YOUR GLOBAL RUNDOWN
- A new report explores the greatest threats to U.S. rivers and the American communities most impacted by endangered rivers.
- After years with almost no rainfall, Cape Verde politicians are putting the country’s water crisis at the forefront of upcoming parliamentary elections.
- The Dhanauri wetland in Uttar Pradesh, India, runs dry.
- A large U.S. poultry company will pay $205 million over groundwater and air pollution from its Delaware chicken processing plant.
The island of St. Vincent is running short on drinking water after a volcanic eruption contaminates supplies.
“The volcano caught us with our pants down, and it’s very devastating. No water, lots of dust in our home. We thank god we are alive, but we need more help at this moment.” – Retired police officer Paul Smart, a resident of St. Vincent. After the eruption of La Soufriere volcano on the Caribbean island, the Associated Press reports that officials say water supplies are becoming contaminated with heavy ash. As falling ash and pyroclastic flows have contaminated reservoirs, the island’s water and sewer authority Garth Saunders said some communities have not yet received water supplies. Volcanologists say La Soufriere, which experienced the first of several major explosions last Friday, could be active for weeks.
IN RECENT WATER NEWS
Right now, scientists are on a ship taking samples and measurements of the Great Lakes. They’re trying to determine how the lakes will fare this year and watching for trends.
One trend, the warming climate, could mean changes for the base of the food web in the lakes. But, the researchers are not yet sure what those changes might be.
In Case You Missed It:
California Report Tallies Hundreds of Failing Water Systems in the State – Hundreds more systems are at risk of not being able to meet drinking water standards.
HotSpots H2O: New Research Finds National Reform Vital for Jordan’s Worsening Water Crisis – Nearly all of Jordan’s lower-income populations will suffer from severe water insecurity by the end of the century without immediate and comprehensive national reform, according to a Stanford University study.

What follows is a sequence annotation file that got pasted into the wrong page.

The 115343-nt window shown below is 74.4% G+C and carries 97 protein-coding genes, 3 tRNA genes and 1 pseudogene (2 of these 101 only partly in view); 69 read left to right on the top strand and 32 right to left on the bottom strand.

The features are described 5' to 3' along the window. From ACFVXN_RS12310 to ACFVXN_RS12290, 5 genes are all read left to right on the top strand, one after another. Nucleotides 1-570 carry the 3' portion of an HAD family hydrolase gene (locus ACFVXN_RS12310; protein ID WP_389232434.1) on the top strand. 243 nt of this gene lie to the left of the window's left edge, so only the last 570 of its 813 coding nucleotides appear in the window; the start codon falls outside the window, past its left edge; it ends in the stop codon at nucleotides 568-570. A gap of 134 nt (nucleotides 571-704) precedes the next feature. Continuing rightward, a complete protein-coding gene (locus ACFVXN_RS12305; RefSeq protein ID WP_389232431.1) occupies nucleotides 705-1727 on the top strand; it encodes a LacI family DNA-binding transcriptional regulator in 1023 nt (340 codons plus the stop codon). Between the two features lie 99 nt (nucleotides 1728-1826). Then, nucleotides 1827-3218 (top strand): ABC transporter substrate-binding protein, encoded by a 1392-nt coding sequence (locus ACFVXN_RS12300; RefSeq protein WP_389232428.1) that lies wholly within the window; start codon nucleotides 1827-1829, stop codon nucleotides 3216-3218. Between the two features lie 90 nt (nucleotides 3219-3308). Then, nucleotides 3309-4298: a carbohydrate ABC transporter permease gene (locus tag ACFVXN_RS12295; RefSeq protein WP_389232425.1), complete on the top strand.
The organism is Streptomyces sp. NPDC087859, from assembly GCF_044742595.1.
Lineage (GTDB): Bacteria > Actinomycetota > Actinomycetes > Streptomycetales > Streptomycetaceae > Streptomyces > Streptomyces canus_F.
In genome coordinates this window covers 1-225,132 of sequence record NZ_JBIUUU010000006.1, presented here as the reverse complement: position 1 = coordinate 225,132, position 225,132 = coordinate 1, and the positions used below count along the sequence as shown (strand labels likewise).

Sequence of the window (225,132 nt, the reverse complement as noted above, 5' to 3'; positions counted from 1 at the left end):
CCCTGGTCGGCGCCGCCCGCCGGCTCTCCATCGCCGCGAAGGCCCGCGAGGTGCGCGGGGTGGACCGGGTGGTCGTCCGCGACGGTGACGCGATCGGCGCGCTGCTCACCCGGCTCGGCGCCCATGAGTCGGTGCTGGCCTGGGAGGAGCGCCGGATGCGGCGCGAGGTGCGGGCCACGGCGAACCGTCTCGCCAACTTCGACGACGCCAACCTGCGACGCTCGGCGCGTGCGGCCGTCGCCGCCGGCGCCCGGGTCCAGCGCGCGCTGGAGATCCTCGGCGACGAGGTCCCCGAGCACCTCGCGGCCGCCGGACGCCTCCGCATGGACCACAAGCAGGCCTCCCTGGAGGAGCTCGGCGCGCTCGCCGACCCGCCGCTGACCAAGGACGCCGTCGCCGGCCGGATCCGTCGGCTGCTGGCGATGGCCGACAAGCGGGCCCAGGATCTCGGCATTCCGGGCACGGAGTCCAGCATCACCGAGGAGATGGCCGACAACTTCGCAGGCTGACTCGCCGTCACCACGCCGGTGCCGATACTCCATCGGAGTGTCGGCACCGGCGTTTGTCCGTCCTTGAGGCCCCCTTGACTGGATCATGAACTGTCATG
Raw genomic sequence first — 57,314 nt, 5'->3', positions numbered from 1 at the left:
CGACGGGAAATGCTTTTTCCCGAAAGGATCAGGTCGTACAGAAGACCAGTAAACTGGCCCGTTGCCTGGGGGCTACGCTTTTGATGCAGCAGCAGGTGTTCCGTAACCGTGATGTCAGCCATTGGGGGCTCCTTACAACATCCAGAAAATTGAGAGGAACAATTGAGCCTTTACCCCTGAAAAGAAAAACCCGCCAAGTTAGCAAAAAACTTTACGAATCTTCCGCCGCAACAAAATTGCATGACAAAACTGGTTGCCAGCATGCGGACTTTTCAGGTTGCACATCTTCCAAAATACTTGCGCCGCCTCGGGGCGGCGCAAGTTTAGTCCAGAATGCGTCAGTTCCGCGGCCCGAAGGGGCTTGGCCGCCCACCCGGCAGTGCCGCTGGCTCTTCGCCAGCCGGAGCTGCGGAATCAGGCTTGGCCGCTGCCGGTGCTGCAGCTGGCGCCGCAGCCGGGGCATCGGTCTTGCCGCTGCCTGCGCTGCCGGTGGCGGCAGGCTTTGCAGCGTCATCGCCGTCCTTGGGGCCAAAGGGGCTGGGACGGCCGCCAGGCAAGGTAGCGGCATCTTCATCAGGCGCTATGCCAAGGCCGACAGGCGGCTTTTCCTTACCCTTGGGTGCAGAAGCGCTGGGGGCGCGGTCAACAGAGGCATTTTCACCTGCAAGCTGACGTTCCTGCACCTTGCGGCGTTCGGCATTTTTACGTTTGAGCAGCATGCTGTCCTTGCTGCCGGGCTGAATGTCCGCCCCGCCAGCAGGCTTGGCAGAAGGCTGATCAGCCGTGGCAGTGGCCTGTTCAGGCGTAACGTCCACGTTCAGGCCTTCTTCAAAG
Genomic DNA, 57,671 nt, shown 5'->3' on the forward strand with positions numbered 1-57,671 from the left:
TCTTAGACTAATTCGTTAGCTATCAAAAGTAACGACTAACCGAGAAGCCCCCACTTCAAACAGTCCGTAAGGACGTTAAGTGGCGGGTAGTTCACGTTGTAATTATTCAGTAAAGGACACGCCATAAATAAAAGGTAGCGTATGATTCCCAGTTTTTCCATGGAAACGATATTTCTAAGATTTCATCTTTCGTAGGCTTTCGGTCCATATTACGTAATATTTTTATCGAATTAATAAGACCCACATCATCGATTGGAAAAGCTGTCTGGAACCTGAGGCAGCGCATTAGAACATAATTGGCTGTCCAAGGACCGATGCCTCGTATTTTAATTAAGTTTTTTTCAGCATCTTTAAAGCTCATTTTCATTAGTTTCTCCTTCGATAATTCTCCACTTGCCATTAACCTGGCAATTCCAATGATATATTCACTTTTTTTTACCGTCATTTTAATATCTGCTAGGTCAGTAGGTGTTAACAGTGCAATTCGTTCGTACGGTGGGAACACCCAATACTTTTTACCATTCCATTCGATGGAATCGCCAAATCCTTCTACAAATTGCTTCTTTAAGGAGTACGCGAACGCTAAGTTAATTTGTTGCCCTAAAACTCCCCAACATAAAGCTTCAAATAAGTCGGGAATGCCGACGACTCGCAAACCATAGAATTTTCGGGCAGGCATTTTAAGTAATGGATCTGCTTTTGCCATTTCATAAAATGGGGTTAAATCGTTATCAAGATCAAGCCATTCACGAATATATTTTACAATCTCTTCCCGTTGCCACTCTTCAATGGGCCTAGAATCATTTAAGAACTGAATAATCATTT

Water Shortages Central To Cape Verde Parliamentary Elections
The water crisis on the African island country of Cape Verde has become the central campaign issue for candidates in upcoming parliamentary elections. Al Jazeera reports that the country has gone three years with almost no rainfall, the ruling government is investing in desalination plants and looking for other solutions that don’t rely on unpredictable rain events.
TODAY’S TOP WATER STORIES, TOLD IN NUMBERS
101 HECTARES (249 ACRES)
The 101-hectare (249-acre) Dhanauri wetland in the Indian state of Uttar Pradesh has run dry, the Hindustan Times reports. The wetland, which is an internationally recognized sarus crane sanctuary, has never dried completely, according to officials. District forest department officials said they blame mismanagement and exploitation of the area, along with extreme dry weather, for the wetland’s disappearance.
Family-owned Mountaire Corp., one of the largest U.S. poultry companies, agreed to pay $205 million to settle claims of groundwater and air pollution from its chicken processing plant in Millsboro, Delaware. The Philadelphia Inquirer reports that the settlement will be split into two pots of money. Residents near the plant who were affected by polluted air and wells contaminated with nitrate will be eligible for $65 million in payments. Mountaire will use the remaining $140 million to upgrade its waste treatment system.
ON THE RADAR
The annual America’s Most Endangered Rivers of 2021 report from the advocacy group American Rivers found that the top threats to America’s most threatened rivers include climate change, dams, factory farming, and mining. This year’s report also highlights environmental injustices against Indigenous, Black and Latino communities that are most affected by endangered rivers. The Snake River, because of four dams that block salmon runs, was named the most endangered.
Jane is a Communications Associate for Circle of Blue. She writes The Stream and has covered domestic and international water issues for Circle of Blue. She is a recent graduate of Grand Valley State University, where she studied Multimedia Journalism and Women, Gender and Sexuality Studies. During her time at Grand Valley, she was the host of the Community Service Learning Center podcast Be the Change. Currently based in Grand Rapids, Michigan, Jane enjoys listening to music, reading and spending time outdoors.